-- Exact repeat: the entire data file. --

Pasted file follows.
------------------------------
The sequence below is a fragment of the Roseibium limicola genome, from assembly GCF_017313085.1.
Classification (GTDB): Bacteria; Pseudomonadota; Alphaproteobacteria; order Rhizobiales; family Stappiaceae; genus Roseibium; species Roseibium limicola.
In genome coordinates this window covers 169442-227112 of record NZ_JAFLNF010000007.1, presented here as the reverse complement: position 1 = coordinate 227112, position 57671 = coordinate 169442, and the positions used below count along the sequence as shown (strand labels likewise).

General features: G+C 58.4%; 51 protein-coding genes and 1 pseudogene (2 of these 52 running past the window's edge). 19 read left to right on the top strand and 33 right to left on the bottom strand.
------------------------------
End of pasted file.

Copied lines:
The sequence below is a fragment of the Roseibium limicola genome, from assembly GCF_017313085.1.
Classification (GTDB): Bacteria; Pseudomonadota; Alphaproteobacteria; order Rhizobiales; family Stappiaceae; genus Roseibium; species Roseibium limicola.
In genome coordinates this window covers 169442-227112 of record NZ_JAFLNF010000007.1, presented here as the reverse complement: position 1 = coordinate 227112, position 57671 = coordinate 169442, and the positions used below count along the sequence as shown (strand labels likewise).

General features: G+C 58.4%; 51 protein-coding genes and 1 pseudogene (2 of these 52 running past the window's edge). 19 read left to right on the top strand and 33 right to left on the bottom strand.